If I just used a long lens, I wouldn’t have been able to capture the true essence of a Savannah Bananas baseball game…
There are many layers to this operation. If I just used a long lens, I wouldn’t have been able to capture the true essence of a Savannah Bananas baseball game, which live in the moments between the players and fans. Using wider lenses can bring the viewer closer and provide a more intimate look at what is going on.
I also used the DJI Mavic 2 Pro Drone to get aerial shots during the game. I was able to fly my drone during one agreed-upon inning each game. The team’s photographers were also using a drone, so I had to work around them. They were very helpful in granting the access. My intention was to capture general views of the action while it was going on.
At one point, I was lucky enough to have a breathtaking sunset behind the stadium. I also flew the drone around the infield to get different shots of the player introductions and game action. Again, this would have been impossible to do at a Major League game.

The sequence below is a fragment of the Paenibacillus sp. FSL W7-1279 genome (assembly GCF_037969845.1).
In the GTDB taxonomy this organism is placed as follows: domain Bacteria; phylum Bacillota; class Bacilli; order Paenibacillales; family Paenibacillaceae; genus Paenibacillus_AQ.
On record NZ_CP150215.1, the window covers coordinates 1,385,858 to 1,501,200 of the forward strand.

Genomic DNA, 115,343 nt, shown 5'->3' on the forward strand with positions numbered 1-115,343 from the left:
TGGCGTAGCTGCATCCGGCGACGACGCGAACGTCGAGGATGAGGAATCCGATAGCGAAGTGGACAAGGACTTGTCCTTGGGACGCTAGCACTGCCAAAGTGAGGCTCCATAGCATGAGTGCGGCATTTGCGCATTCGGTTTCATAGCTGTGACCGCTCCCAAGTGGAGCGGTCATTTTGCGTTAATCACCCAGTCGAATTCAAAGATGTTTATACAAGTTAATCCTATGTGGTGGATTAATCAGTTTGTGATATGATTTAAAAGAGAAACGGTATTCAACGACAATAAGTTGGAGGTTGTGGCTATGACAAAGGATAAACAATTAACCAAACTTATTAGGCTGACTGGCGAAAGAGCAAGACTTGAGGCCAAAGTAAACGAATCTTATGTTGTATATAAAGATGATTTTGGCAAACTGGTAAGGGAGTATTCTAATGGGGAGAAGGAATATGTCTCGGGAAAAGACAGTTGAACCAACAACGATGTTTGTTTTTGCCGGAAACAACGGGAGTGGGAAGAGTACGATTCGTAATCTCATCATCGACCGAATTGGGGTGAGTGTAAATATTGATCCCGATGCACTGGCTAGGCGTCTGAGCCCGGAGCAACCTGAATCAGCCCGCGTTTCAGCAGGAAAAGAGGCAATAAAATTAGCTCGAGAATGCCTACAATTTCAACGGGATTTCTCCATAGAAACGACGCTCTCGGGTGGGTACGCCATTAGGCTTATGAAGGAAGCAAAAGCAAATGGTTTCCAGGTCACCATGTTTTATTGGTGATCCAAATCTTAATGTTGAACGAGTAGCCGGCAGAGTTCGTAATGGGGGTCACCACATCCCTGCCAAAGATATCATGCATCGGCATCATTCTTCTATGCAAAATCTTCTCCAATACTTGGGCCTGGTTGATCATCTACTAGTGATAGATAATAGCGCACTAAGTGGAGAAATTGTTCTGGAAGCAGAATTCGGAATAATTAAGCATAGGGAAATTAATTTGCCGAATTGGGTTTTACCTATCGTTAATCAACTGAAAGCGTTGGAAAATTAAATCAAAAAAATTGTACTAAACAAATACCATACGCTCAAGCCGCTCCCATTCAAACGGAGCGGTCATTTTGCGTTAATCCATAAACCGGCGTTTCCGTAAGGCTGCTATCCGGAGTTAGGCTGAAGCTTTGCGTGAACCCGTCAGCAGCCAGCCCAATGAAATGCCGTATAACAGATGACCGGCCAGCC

Best Camera Settings for Baseball Photography
The game started at the tail end of the daylight, but it was still somewhat bright out. My aperture, ISO, and shutter speed were totally different than when the game drifted into the night. When it was light out, I tried to keep the lowest ISO as possible. I froze the action add 1 /1250 sec and my aperture was as wide as possible — usually at f/2.8.
When moving into the evening, the lighting inside the stadium was not very good. The ISO needed to be low as possible to avoid making the photos look grainy. I went as high as ISO 6,400 at the darkest part of the shoot.
I firmly believe that every photographer should do an assignment like this. It forces you to think differently and use all your storytelling tricks. The most I can do is give an accurate representation of what I saw, so the viewer can experience the magic of the Savannah Bananas along with me.
Featured Image: SAVANNAH, GEORGIA: Jackson Olson #8 of the Savannah Bananas fields ground balls in a Banana Skin suit prior to their home opener against the Party Animals at Grayson Stadium on February 25, 2023 in Savannah, Georgia. (Photo by Al Bello/Getty Images)